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November 1981

Endophthalmitis Therapy

Arch Ophthalmol. 1981;99(11):2054-2055. doi:10.1001/archopht.1981.03930020932026

To the Editor.  —The article by Dr Diamond entitled "Intraocular Management of Endophthalmitis: A Systematic Approach" in the Archives (1981;99:96-99) presents what he considers a systematic approach to the treatment of bacterial endophthalmitis. His standard therapy consists of a single intravitreal injection of 300 μg of gentamicin sulfate and 2 mg of methicillin sodium. The only other antibiotics administered are subconjunctival injections of gentamicin and methicillin at surgery, which are repeated 72 hours later, and oral cephalothin sodium. In writing this letter, we would like to stress the following points.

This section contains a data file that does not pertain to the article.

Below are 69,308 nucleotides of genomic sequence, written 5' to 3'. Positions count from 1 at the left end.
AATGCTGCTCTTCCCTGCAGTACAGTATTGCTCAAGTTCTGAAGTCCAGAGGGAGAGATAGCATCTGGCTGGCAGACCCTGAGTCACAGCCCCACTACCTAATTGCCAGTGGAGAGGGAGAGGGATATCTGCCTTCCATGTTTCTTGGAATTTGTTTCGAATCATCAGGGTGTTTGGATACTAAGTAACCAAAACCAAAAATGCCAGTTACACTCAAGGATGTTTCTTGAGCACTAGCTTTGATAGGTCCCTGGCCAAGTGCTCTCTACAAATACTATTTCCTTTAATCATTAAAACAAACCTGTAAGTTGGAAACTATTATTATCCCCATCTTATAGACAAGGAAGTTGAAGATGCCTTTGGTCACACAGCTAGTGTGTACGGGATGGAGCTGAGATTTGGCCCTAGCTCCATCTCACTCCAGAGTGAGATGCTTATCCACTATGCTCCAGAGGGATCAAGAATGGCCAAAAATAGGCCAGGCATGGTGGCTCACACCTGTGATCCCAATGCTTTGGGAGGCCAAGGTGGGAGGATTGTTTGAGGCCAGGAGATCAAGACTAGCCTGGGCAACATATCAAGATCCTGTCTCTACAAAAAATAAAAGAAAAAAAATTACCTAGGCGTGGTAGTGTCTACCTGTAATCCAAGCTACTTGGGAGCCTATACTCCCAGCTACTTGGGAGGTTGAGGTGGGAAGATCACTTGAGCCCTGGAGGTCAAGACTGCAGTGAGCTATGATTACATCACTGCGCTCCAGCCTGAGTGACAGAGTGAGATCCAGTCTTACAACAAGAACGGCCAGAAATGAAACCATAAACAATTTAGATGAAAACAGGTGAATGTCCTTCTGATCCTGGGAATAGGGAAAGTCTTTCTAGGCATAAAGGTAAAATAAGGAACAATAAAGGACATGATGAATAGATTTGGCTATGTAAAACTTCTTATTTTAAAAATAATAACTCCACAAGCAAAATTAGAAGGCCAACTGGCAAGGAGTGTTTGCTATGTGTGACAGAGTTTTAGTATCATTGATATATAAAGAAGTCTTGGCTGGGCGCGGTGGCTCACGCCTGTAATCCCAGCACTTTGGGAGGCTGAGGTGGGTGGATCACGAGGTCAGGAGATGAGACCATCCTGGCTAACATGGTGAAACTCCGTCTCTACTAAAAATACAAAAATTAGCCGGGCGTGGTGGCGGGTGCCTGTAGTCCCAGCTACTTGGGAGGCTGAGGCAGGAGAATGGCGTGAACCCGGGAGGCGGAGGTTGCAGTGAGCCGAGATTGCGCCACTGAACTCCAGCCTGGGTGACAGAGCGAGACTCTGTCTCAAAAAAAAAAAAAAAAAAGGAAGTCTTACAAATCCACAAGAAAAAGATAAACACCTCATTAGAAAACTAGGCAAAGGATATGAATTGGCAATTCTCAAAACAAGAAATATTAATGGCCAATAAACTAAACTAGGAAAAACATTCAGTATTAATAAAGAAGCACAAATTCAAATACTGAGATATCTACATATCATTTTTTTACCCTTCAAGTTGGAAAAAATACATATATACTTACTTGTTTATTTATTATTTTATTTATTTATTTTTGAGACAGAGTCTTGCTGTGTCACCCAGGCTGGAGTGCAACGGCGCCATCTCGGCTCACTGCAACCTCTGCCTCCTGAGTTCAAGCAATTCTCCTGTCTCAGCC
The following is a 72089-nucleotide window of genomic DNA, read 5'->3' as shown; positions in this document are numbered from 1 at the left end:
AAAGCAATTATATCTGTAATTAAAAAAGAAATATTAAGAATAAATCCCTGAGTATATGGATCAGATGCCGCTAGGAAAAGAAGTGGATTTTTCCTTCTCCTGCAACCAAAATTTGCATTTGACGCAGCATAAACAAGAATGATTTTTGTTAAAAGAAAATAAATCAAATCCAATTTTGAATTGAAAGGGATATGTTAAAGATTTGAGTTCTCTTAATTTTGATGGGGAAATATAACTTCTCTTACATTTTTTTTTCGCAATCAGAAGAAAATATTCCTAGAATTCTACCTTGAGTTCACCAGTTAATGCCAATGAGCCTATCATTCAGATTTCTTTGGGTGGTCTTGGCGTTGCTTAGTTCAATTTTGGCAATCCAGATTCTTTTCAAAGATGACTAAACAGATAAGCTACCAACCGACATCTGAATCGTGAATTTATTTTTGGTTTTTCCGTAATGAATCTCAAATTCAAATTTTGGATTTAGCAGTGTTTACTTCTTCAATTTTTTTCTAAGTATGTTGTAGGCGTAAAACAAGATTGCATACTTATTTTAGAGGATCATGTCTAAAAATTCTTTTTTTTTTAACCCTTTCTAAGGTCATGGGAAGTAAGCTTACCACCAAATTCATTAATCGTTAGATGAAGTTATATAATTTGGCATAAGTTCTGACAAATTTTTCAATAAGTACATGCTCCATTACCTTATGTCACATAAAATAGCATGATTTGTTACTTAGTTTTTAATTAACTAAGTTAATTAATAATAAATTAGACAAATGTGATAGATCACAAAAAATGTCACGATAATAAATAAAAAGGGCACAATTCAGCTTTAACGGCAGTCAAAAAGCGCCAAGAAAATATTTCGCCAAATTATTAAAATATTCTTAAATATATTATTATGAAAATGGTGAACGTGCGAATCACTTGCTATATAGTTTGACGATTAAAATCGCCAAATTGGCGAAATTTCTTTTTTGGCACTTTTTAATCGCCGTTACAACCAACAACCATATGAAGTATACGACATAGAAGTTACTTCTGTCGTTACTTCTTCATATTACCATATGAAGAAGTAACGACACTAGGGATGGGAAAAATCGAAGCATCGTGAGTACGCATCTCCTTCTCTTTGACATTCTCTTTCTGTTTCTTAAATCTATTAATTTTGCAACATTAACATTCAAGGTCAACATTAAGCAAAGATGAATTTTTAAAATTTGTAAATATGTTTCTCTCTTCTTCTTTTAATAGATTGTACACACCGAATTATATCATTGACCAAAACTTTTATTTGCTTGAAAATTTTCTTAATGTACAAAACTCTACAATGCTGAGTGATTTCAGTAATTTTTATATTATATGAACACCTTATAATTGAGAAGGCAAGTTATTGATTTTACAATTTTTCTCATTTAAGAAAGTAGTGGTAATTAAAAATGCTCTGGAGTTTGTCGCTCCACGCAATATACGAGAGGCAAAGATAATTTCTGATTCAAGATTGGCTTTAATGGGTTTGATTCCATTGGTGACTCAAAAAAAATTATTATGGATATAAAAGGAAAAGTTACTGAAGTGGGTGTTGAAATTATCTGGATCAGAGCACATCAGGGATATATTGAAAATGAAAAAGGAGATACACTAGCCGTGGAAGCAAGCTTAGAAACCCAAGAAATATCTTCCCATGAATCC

1. On the basis of experimental and clinical studies, there seems to be little or no reason to support the use of oral antibiotics to treat endophthalmitis,1 because the systemic levels produced would not usually offer any appreciable benefit. Cephalothin, which was administered orally by Dr Diamond, shows almost no systemic absorption by this route. In unusual circumstances, agents such as

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